Now, don't get me wrong, I've worshipped some of those masters works myself, but I would advocate for less worship, and more encouragement to the youth, who are seeking ways to figure out problems.

One of the best vehicles human beings "created" for problem solving, is art. And the evidence is clear that problem solving skills is an extremely desirable trait in industry now. So, if you want to give a gift to a child and an advantage, a nice pat on the back and a Beat Machine can go a long way.


the rewards of music....

The learning of a musical instrument is a great metaphor to our shifting world. An instrument by its nature is difficult. You learn it through discipline, one small step after another, till one day, many years later, you feel comfortable holding it and skilled at playing; it but still, the nagging feeling that you know absolutely nothing about it persists.  A guitar, piano, the trumpet, the tabla, they're infinite in regards to mastery.

Now, as we shift from an analog world to a digital one in all aspects of life, we also change the relationships of process with regards to analog tools. Our traditional instruments are analog. Our most recent instruments however are software (and in fact, they don't have to represent an analog doppelgänger), and as is the nature of digital tools, constantly changing and updating. Although the base of said software might remain the same through the course of its development, it is in continual iterations. Software instrumentation is also non-linear, automated, capable of interacting with many inputs and outputs and sometimes capable of creating its own musicality with just a set of parameters without even being "played" (a theremin on binary steroids). Our analog instruments do not work in this capacity, for the most part.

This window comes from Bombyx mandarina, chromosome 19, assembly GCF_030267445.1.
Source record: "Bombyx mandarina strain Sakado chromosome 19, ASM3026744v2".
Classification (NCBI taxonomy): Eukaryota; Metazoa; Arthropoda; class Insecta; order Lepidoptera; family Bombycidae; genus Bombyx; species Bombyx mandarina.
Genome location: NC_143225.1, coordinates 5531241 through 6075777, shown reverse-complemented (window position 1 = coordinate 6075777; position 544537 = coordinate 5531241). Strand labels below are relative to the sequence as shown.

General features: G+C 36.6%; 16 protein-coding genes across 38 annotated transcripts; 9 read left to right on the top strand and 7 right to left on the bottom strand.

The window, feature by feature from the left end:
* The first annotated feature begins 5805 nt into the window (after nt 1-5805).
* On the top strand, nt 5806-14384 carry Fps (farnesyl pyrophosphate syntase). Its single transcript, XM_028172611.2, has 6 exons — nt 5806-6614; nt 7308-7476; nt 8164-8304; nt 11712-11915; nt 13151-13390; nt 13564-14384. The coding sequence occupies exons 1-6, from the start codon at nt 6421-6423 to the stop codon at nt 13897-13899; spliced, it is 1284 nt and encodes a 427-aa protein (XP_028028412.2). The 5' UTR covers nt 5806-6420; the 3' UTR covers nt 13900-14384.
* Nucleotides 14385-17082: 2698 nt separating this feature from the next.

The other key difference is that often, the actual recording software (DAW) is the instrument. This mixes both the instrument(s), and the recording, in one space. This obvious insight might not seem important, but think it through. When I first picked up a guitar, I had no idea that one day I might learn how to record music. But, kids with an iphone or ipad start recording immediately. The instrument is just one piece of the recording puzzle. And we are now handed the recording capability first (without even asking for it in many cases), then the instrument.  This is a complete flip of process. This gives precedent to the making of music, as opposed to the playing of music.